Men develop symptomatic urethritis after a 7- to 28-day incubation period, usually beginning with mild dysuria, discomfort in the urethra, and a clear to mucopurulent discharge. Discharge may be slight, and symptoms may be mild but are frequently more marked early in the morning; then, the urethral meatus is often red and blocked with dried secretions, which may also stain underclothes. Occasionally, onset is more acute and severe, with severe dysuria, frequency, and a copious, purulent discharge that simulates gonococcal urethritis. Infection may progress to epididymitis Epididymitis Epididymitis is inflammation of the epididymis, occasionally accompanied by inflammation of the testis (epididymo-orchitis). Scrotal pain and swelling usually occur unilaterally. Diagnosis is... read more Epididymitis . After rectal or orogenital contact with an infected person, proctitis Proctitis Proctitis is inflammation of the rectal mucosa, which may result from infection, inflammatory bowel disease, or radiation. Symptoms are rectal discomfort and bleeding. Diagnosis is by proctoscopy... read more or pharyngitis Tonsillopharyngitis Tonsillopharyngitis is acute infection of the pharynx, palatine tonsils, or both. Symptoms may include sore throat, odynophagia, cervical lymphadenopathy, and fever. Diagnosis is clinical, supplemented... read more Tonsillopharyngitis may develop.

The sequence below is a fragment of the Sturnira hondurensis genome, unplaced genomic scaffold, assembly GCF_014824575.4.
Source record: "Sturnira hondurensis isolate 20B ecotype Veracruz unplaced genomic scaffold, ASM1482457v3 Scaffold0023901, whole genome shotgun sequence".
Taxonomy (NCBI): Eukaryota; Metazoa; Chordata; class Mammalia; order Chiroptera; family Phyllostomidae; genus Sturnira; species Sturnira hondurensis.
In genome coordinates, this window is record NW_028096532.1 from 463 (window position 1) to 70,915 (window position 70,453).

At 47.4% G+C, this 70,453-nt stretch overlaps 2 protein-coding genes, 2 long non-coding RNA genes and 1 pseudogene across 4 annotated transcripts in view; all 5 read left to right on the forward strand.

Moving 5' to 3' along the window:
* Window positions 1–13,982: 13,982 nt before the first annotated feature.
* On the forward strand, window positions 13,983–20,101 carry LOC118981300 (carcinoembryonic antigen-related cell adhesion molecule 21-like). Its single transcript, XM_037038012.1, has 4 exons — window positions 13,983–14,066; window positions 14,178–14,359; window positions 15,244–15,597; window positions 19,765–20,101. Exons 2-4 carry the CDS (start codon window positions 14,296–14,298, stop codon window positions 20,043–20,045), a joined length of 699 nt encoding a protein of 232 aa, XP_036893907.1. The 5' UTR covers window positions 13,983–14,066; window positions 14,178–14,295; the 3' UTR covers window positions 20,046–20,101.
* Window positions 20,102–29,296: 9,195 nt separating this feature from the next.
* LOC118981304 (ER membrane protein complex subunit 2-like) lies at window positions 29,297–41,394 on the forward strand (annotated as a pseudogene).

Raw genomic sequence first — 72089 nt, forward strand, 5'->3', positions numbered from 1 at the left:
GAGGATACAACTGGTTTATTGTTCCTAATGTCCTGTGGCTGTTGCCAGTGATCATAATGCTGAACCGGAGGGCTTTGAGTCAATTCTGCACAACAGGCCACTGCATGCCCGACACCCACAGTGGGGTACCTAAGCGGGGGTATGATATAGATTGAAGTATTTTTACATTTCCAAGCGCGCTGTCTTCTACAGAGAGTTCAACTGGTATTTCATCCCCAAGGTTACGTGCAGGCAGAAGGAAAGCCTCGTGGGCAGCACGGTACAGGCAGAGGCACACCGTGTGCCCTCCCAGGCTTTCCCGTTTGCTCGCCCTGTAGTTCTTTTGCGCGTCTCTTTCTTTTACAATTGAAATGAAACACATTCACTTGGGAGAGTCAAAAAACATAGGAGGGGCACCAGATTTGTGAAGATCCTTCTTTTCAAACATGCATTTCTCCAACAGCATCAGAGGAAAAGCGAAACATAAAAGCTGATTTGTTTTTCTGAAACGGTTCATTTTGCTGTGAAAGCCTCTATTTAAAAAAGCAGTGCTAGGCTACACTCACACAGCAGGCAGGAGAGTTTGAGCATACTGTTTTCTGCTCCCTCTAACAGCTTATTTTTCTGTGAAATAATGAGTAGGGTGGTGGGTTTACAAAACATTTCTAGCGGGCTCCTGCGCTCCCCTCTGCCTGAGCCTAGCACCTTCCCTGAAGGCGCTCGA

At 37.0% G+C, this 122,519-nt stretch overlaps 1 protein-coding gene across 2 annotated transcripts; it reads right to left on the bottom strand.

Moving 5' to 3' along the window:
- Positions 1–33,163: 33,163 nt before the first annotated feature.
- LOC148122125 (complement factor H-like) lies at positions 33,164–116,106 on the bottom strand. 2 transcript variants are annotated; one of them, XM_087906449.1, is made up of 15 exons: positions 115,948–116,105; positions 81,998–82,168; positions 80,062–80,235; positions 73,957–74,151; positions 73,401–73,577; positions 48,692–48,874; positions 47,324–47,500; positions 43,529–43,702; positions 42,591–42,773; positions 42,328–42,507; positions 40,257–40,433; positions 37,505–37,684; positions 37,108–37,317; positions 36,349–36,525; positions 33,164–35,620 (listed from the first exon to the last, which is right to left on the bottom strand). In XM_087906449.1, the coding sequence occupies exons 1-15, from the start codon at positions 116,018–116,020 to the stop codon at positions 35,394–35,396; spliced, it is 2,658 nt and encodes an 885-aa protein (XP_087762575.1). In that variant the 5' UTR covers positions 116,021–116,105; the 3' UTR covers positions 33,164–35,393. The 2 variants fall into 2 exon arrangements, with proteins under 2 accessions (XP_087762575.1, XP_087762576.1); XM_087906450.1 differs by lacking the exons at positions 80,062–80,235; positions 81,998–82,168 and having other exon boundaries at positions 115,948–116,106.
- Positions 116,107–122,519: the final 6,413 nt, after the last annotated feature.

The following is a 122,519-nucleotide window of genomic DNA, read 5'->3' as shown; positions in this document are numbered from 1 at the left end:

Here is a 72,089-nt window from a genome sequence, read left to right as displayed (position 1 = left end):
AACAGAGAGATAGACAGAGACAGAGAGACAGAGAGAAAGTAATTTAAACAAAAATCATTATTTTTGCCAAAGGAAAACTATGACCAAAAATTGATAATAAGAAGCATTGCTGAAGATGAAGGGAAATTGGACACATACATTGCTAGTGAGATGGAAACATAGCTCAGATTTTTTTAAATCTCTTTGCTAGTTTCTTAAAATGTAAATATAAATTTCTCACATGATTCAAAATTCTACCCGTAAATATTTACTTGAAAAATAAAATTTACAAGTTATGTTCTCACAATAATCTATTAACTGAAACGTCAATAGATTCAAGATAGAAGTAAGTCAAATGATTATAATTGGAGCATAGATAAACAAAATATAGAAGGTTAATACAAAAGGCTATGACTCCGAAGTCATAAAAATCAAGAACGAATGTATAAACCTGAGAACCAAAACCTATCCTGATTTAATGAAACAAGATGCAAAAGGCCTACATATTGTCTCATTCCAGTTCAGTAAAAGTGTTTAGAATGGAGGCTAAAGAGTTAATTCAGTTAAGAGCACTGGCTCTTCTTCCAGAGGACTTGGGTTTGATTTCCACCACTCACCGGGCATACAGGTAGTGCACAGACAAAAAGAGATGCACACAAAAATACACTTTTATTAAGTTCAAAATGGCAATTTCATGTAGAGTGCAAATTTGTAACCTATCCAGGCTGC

Women are usually asymptomatic, although vaginal discharge, dysuria, increased urinary frequency and urgency, pelvic pain, dyspareunia, and symptoms of urethritis may occur. Cervicitis Cervicitis Cervicitis is infectious or noninfectious inflammation of the cervix. Findings may include cervical or vaginal discharge and cervical erythema and friability. Diagnosis is with tests for cervical... read more Cervicitis with yellow, mucopurulent exudate and cervical ectopy (expansion of the red endocervical epithelium onto the vaginal surfaces of the cervix) are characteristic. Pelvic inflammatory disease Pelvic Inflammatory Disease (PID) Pelvic inflammatory disease (PID) is a polymicrobial infection of the upper female genital tract: the cervix, uterus, fallopian tubes, and ovaries; abscess may occur. PID may be caused by sexually... read more (PID; salpingitis and pelvic peritonitis) may cause lower abdominal discomfort (typically bilateral) and marked tenderness when the abdomen, adnexa, and cervix are palpated. Long-term consequences of PID include ectopic pregnancy and infertility. Fitz-Hugh-Curtis syndrome (perihepatitis) may cause right upper quadrant pain, fever, and vomiting.